As of yesterday, Windows 10 has been installed on 67 million devices
I’ve read some interesting guestimates on the number of Windows 10 downloads lately. One blog plucks a figure out of the air -- "50 million sound fair to you?" -- another blog inflates the number -- "Let’s go with 53 million!" -- and then a whole bunch of other blogs and sites that should know better run with these numbers as if they are real.
The only way we’ll actually know how many Windows 10 downloads there have been to date is if Microsoft releases numbers (and even then, they probably need to be taken with a slight pinch of salt), but we can get a rough, and reasonably accurate idea of Windows 10’s usage share and, from there, the number of downloads to date.
The likes of NetMarketShare and StatCounter monitor millions of websites and look at which operating systems and browsers visitors to those sites use. From there they can work out the usage share. It’s not exact -- there can be variations for all sorts of reasons -- so figures are released at the end of the month, providing an average, and painting a picture of the general increasing and decreasing of popularity.
At the start of September we’ll have a good idea of how well Windows 10 is doing. The new OS was released at the end of July, but on a staggered roll out. When the next set of figures from NetMarketShare/StatCounter arrive, it will show the first full month of Windows 10, and that will give us a proper idea of how well, or otherwise, the new OS is doing.
But while we’re waiting for that we can get an indication of how things are progressing because StatCounter provides daily figures. This allows us to follow Windows 10’s share from pre-launch until now (well, yesterday). And also filter the share by country.
Looking at the numbers, when Windows 10 launched on July 29, the new OS had 0.53 percent of the global market. By yesterday, that had risen to 5.84 percent. Not bad.
In the US alone, share went from 0.5 percent to 6.8 percent. In Europe it stands at an even more impressive 7.8 percent.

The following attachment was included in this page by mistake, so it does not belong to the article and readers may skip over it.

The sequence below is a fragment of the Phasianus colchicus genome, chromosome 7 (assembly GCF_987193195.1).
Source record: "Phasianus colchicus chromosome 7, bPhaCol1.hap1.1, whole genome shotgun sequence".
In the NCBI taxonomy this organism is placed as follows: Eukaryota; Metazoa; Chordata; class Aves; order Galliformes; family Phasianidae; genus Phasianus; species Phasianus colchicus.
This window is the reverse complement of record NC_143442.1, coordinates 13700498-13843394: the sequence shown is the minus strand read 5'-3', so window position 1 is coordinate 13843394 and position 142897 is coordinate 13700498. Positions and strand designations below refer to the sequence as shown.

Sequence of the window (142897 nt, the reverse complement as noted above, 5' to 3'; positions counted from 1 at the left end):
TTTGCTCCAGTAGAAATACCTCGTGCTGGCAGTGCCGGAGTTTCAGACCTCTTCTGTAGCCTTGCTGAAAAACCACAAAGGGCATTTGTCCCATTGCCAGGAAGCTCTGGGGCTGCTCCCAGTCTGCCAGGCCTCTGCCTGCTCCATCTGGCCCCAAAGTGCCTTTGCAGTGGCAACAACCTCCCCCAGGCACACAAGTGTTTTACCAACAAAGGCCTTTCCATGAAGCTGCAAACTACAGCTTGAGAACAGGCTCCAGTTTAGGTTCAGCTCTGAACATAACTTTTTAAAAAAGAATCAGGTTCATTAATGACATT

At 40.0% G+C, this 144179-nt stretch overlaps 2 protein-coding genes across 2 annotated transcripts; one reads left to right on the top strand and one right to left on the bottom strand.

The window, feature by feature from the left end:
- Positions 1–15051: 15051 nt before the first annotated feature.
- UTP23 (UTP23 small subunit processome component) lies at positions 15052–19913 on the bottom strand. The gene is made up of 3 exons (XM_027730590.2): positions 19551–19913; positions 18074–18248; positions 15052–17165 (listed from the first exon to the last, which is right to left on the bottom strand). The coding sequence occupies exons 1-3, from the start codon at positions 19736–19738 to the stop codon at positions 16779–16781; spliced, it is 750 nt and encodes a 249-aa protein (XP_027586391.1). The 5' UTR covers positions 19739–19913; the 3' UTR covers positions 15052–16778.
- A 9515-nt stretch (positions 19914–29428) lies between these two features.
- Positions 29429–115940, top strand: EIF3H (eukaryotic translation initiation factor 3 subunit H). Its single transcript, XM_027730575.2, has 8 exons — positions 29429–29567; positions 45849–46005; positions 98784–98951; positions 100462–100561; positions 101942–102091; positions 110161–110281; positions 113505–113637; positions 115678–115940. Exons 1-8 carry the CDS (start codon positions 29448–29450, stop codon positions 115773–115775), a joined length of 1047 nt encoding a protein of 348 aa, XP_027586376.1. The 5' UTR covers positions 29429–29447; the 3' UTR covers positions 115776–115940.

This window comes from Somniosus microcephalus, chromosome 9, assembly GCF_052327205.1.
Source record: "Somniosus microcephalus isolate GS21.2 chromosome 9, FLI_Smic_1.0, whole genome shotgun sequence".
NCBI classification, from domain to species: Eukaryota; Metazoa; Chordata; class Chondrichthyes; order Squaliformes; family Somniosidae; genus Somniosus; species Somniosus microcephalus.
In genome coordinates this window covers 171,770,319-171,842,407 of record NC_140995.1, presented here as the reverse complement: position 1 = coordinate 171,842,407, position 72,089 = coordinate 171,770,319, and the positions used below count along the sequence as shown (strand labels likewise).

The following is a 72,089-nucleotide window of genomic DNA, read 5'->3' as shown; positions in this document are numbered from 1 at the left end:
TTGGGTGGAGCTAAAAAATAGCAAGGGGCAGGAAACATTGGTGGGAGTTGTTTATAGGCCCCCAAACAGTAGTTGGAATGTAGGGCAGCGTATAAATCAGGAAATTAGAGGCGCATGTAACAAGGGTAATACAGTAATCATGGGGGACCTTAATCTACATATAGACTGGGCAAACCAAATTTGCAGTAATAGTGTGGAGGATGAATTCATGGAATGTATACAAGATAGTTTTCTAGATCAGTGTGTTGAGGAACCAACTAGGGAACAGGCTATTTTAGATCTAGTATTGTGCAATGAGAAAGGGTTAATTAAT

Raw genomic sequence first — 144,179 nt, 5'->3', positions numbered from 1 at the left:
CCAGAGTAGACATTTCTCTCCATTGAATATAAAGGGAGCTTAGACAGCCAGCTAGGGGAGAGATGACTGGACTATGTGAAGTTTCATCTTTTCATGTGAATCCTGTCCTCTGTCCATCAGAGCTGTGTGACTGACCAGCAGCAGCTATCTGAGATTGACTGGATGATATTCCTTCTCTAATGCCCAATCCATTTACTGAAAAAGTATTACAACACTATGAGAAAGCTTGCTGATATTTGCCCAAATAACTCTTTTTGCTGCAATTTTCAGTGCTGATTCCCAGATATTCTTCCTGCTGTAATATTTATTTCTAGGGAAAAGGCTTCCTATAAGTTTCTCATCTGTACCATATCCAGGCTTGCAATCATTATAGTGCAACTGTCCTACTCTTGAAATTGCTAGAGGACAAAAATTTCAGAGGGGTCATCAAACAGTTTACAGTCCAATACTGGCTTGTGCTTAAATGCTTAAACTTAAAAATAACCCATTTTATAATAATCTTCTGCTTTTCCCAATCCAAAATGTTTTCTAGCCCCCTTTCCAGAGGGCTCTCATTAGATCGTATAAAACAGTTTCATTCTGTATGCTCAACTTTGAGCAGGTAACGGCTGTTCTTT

If we want to guess at download numbers, we can. Microsoft announced on the 30 July that Windows 10 had been downloaded onto 14 million devices. StatCounter says that on that date, Windows 10’s usage share was 1.22 percent. With a simple bit of math, we can work out that the share increase -- 1.22 percent then, to 5.84 percent now -- means globally, Windows 10 is running on 67 million devices.
(The same math says Windows 8.x is on 195 million devices, globally).
Of course the figures aren’t exact -- share yesterday (and on the 30 July) could have been significantly higher or lower than share on a day either side -- and the 14 million that Microsoft announced could have been rounded up, rounded down, and so on. Other operating systems could have gained or lost share, causing Windows 10's share to alter. Also, while downloads and installs are pretty much the same thing in the case of Windows 10 there's nothing to say that those 14 million downloads were in use on 30 July, and it's usage share that StatCounter measures.
But even so this does still provide a rough idea of the state of play, and shows Windows 10 is progressing steadily.
So is Windows 10 really on 67 million devices? Maybe, maybe not. But right now that’s as good a guess (probably better) as any others you’ll find on the web.